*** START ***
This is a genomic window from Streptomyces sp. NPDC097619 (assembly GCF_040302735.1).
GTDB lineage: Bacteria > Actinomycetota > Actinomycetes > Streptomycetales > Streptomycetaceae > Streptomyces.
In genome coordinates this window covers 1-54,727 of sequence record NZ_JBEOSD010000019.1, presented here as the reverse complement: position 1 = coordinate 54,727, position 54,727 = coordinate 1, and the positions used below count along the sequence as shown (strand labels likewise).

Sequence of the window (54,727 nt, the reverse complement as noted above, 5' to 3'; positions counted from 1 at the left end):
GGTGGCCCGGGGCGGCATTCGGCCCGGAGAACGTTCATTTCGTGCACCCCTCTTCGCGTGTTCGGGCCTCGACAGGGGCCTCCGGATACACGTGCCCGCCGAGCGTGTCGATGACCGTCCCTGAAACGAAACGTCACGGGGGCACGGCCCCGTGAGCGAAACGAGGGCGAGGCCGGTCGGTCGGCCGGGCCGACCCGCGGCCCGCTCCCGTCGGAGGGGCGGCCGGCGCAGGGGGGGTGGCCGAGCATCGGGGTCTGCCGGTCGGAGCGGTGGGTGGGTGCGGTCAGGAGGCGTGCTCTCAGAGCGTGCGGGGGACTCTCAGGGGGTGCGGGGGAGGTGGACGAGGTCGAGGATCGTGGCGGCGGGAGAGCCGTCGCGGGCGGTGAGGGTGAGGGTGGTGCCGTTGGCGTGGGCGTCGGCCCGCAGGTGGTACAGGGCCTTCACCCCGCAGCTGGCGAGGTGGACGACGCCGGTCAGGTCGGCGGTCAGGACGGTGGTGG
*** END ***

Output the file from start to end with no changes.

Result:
This is a genomic window from Streptomyces sp. NPDC097619 (assembly GCF_040302735.1).
GTDB lineage: Bacteria > Actinomycetota > Actinomycetes > Streptomycetales > Streptomycetaceae > Streptomyces.
In genome coordinates this window covers 1-54,727 of sequence record NZ_JBEOSD010000019.1, presented here as the reverse complement: position 1 = coordinate 54,727, position 54,727 = coordinate 1, and the positions used below count along the sequence as shown (strand labels likewise).

Sequence of the window (54,727 nt, the reverse complement as noted above, 5' to 3'; positions counted from 1 at the left end):
GGTGGCCCGGGGCGGCATTCGGCCCGGAGAACGTTCATTTCGTGCACCCCTCTTCGCGTGTTCGGGCCTCGACAGGGGCCTCCGGATACACGTGCCCGCCGAGCGTGTCGATGACCGTCCCTGAAACGAAACGTCACGGGGGCACGGCCCCGTGAGCGAAACGAGGGCGAGGCCGGTCGGTCGGCCGGGCCGACCCGCGGCCCGCTCCCGTCGGAGGGGCGGCCGGCGCAGGGGGGGTGGCCGAGCATCGGGGTCTGCCGGTCGGAGCGGTGGGTGGGTGCGGTCAGGAGGCGTGCTCTCAGAGCGTGCGGGGGACTCTCAGGGGGTGCGGGGGAGGTGGACGAGGTCGAGGATCGTGGCGGCGGGAGAGCCGTCGCGGGCGGTGAGGGTGAGGGTGGTGCCGTTGGCGTGGGCGTCGGCCCGCAGGTGGTACAGGGCCTTCACCCCGCAGCTGGCGAGGTGGACGACGCCGGTCAGGTCGGCGGTCAGGACGGTGGTGG